Organic Regulatory Recap - 2018 In Review

Whether you are an organic fruit or vegetable farmer, a livestock producer, a dairyman, an organic food or fiber processor or a distributor or retailer, stalled organic standards development, rooting out fraud in the organic industry, and conducting rulemaking on the tools available to certified organic operations were the key regulatory themes for the organic sector in 2018.

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The Power of Collaboration

Organic food and agriculture have the potential to change the world. All too often, though, the participants in this sector fragment and expend energy criticizing each other as falling short of their own ideals. However, when we come together and rally around our common vision, we can achieve remarkable results. 

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Organic Trade Association partners with major global retailers

This past fall, the Organic Trade Association partnered with key retailers in Asia to promote U.S. organic products in supermarkets visited by thousands of consumers. Working with Bio c’Bon in Japan and City Super in Hong Kong, the Organic Trade Association funded in-store promotions that included cooking classes, in store demo experts, and digital media content.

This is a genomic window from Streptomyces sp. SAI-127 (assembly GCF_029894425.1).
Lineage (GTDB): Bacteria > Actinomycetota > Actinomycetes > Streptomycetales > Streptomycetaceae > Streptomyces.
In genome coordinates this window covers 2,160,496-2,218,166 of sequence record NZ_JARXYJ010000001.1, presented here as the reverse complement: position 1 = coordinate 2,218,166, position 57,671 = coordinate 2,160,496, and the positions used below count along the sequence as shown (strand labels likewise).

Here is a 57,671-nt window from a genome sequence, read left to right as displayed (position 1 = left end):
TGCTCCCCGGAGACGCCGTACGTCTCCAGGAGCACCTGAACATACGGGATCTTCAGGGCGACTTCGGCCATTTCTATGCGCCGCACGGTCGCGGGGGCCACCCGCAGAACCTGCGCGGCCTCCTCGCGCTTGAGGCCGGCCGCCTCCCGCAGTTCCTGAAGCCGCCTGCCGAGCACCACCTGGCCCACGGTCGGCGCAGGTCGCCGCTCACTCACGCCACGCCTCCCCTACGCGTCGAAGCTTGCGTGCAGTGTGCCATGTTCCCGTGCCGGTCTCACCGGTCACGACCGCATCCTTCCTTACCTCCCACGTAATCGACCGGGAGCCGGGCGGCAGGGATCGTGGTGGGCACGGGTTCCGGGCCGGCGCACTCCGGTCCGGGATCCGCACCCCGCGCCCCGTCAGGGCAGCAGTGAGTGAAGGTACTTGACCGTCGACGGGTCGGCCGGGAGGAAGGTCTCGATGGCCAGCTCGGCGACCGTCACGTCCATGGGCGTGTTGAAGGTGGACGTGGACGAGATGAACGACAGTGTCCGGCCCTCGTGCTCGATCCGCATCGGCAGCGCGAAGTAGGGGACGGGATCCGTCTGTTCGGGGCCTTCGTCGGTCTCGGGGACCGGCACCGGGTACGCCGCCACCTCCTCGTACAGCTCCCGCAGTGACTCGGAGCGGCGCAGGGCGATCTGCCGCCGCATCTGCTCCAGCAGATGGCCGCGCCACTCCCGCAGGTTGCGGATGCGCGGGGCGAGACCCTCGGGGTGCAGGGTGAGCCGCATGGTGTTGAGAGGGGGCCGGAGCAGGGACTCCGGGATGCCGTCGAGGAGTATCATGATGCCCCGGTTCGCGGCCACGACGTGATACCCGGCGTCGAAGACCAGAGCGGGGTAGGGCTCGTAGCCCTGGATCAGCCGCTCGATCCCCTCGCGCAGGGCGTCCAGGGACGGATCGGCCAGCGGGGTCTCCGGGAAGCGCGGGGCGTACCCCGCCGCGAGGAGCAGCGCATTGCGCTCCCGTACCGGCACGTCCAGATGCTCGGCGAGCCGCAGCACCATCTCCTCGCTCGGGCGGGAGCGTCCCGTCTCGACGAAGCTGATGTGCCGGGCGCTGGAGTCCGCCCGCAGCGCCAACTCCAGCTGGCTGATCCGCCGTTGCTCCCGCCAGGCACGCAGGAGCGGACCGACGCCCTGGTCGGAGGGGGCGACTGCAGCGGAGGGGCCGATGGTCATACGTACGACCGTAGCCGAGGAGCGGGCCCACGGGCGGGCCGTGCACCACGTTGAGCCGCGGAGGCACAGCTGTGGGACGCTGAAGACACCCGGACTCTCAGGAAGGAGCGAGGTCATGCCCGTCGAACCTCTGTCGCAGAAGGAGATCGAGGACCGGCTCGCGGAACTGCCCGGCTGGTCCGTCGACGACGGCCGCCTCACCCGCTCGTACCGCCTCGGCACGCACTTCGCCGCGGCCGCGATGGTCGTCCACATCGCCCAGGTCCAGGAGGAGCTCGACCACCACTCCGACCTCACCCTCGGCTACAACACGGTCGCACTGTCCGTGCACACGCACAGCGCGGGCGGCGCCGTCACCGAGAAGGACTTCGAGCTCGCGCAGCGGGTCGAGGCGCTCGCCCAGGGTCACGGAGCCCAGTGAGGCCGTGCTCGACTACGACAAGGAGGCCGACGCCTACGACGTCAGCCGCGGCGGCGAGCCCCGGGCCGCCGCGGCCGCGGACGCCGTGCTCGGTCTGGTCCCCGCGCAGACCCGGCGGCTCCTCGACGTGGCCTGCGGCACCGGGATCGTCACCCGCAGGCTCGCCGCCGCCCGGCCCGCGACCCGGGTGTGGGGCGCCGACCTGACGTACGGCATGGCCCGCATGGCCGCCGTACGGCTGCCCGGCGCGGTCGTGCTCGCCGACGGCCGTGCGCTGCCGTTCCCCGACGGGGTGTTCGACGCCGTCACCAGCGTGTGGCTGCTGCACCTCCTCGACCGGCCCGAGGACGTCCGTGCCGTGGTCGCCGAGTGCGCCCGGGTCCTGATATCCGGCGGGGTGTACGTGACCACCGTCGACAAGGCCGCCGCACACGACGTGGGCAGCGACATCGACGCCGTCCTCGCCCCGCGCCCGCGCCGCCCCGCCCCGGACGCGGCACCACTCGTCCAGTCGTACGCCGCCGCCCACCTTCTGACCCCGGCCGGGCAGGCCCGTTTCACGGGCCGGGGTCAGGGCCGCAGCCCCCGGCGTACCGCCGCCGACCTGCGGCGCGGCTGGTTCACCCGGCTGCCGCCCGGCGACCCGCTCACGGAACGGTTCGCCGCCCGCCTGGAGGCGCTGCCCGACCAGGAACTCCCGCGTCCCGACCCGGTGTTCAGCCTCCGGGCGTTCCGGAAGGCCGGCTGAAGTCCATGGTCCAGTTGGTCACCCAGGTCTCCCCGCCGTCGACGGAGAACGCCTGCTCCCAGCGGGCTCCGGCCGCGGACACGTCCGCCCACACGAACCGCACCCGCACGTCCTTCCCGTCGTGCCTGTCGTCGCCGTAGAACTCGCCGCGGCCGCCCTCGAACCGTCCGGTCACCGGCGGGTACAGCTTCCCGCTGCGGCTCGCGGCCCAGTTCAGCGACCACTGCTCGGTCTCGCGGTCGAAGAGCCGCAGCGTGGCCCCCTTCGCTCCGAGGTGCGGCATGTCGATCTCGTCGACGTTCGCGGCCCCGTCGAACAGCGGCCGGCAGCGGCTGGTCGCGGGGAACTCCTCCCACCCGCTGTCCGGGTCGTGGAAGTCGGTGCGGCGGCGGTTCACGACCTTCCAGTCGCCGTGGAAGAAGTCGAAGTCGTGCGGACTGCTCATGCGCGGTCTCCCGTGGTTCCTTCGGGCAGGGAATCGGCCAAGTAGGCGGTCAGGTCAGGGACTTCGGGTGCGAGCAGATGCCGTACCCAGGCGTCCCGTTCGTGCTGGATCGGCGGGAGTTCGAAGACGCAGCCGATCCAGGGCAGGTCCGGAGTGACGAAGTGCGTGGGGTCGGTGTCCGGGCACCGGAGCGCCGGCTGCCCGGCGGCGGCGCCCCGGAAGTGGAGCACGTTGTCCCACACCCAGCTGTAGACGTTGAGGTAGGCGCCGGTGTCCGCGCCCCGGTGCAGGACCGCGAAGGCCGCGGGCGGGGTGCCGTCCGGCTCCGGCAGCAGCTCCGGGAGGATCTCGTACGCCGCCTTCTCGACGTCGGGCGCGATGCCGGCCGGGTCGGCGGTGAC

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Regulatory Recap - All Organic Operations

Setting the stage for 2018 , USDA announced its “Principles for Organic:” 1) Protect the integrity of the USDA Organic seal; 2) Deliver efficient and effective oversight of organic production practices, to ensure organic products meet consistent standards. These principles largely translate to where the lion’s share of USDA’s time and resources are being directed--increased oversight and enforcement to curb fraudulent organic imports.

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Regulatory Recap - Organic Food & Non-Food Processors

2018 was a relatively quiet year for manufacturers of organic food, fiber and other non-food categories with the exception of a historical change to the allowance of natural flavors used in organic products, a mile marker precedent set by the Federal Trade Commission and a handful of amendments made to the National List of Allowed and Prohibited Substances.

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Agricultural chemicals and human health

World pesticide use has reached nearly 6 billion pounds per year, with the United States alone accounting for over 20% of that use. The Environmental Protection Agency has registered and approved almost 1,400 pesticides with over 900 active ingredients for use in the U.S. The majority are used on conventional farms in the form of synthetic herbicides, insecticides, fungicides, and fumigants.

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Organic Fraud Prevention Solutions

Food fraud, or the act of defrauding buyers of food or ingredients for economic gain, has plagued the food industry throughout history. Although it is not known conclusively how widespread food fraud is in the United States or worldwide, it is now estimated to be a $50 billion industry for the total food market --about the same size as the entire 2017 U.S. organic market.

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